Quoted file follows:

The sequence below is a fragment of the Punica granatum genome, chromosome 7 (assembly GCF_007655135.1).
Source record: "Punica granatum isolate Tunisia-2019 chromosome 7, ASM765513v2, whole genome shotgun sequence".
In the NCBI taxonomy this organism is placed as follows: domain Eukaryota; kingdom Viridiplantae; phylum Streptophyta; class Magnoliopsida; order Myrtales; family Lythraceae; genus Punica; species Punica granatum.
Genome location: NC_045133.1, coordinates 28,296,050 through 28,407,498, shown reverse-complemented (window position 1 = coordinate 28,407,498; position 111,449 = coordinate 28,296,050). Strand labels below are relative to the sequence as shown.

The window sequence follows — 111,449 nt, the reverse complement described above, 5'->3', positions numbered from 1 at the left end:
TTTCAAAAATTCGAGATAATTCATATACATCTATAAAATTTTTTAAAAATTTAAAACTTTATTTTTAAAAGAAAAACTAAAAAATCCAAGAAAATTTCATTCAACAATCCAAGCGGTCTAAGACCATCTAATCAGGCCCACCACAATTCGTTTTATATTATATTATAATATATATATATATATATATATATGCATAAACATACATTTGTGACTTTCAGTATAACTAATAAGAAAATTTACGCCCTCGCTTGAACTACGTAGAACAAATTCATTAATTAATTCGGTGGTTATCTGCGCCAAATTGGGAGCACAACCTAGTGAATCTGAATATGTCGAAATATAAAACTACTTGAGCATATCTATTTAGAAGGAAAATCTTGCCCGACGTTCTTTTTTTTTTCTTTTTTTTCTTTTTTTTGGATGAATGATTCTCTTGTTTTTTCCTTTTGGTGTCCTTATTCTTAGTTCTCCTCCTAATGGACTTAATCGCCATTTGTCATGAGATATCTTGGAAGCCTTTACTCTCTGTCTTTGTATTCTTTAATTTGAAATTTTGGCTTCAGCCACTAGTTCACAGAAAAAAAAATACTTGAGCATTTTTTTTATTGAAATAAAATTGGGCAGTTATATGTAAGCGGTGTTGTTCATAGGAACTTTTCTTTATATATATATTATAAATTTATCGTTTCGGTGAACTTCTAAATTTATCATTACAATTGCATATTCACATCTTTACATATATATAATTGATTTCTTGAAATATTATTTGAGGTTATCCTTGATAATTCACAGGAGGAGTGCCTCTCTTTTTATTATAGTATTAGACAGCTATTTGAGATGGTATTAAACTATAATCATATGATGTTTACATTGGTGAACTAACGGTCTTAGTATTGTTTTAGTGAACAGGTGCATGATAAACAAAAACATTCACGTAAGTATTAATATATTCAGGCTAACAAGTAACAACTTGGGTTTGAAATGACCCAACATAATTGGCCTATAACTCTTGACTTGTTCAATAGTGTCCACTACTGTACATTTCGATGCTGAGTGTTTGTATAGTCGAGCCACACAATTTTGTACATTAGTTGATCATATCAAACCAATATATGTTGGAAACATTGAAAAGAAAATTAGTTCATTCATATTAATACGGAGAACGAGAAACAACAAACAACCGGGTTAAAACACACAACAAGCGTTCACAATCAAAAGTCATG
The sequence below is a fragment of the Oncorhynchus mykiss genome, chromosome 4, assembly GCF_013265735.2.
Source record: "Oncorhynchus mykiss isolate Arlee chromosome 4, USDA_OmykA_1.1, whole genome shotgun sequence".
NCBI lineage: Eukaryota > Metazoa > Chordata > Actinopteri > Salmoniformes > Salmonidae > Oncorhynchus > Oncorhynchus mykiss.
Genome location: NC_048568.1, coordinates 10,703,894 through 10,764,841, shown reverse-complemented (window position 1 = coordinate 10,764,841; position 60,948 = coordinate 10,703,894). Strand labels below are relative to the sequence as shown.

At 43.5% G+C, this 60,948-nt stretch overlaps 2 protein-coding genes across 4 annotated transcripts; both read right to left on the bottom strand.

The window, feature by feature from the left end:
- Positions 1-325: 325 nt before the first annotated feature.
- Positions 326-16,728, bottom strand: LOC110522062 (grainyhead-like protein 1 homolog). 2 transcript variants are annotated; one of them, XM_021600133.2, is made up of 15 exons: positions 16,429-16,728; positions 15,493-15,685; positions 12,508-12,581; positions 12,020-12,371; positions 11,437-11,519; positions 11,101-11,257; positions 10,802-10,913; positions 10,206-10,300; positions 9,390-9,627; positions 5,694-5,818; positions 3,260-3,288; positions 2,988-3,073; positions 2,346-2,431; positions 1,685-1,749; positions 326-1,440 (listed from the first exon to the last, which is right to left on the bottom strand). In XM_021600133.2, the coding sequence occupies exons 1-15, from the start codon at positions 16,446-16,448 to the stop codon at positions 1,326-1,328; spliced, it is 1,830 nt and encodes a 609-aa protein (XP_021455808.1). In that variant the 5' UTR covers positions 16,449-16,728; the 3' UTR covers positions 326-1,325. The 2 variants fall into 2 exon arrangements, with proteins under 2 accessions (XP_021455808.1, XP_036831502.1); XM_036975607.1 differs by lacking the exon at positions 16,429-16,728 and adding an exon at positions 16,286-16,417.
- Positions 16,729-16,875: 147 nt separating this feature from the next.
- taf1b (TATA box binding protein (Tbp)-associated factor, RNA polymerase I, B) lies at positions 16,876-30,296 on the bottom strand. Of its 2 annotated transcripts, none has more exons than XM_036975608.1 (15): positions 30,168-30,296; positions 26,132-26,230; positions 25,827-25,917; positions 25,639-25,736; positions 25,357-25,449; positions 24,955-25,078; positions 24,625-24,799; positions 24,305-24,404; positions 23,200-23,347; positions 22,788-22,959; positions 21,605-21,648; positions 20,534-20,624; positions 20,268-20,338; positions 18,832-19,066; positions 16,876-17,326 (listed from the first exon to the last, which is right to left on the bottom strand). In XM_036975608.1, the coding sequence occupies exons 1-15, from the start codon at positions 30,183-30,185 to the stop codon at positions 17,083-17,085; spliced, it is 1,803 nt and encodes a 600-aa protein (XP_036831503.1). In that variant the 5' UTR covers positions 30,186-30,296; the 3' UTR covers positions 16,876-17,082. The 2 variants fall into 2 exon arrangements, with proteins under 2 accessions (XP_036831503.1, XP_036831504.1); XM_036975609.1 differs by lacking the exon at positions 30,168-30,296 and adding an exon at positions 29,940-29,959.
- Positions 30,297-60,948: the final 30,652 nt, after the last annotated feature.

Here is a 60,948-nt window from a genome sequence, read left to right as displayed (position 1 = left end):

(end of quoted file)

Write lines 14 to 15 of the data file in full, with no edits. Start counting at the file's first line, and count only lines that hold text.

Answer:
- Positions 326-16,728, bottom strand: LOC110522062 (grainyhead-like protein 1 homolog). 2 transcript variants are annotated; one of them, XM_021600133.2, is made up of 15 exons: positions 16,429-16,728; positions 15,493-15,685; positions 12,508-12,581; positions 12,020-12,371; positions 11,437-11,519; positions 11,101-11,257; positions 10,802-10,913; positions 10,206-10,300; positions 9,390-9,627; positions 5,694-5,818; positions 3,260-3,288; positions 2,988-3,073; positions 2,346-2,431; positions 1,685-1,749; positions 326-1,440 (listed from the first exon to the last, which is right to left on the bottom strand). In XM_021600133.2, the coding sequence occupies exons 1-15, from the start codon at positions 16,446-16,448 to the stop codon at positions 1,326-1,328; spliced, it is 1,830 nt and encodes a 609-aa protein (XP_021455808.1). In that variant the 5' UTR covers positions 16,449-16,728; the 3' UTR covers positions 326-1,325. The 2 variants fall into 2 exon arrangements, with proteins under 2 accessions (XP_021455808.1, XP_036831502.1); XM_036975607.1 differs by lacking the exon at positions 16,429-16,728 and adding an exon at positions 16,286-16,417.
- Positions 16,729-16,875: 147 nt separating this feature from the next.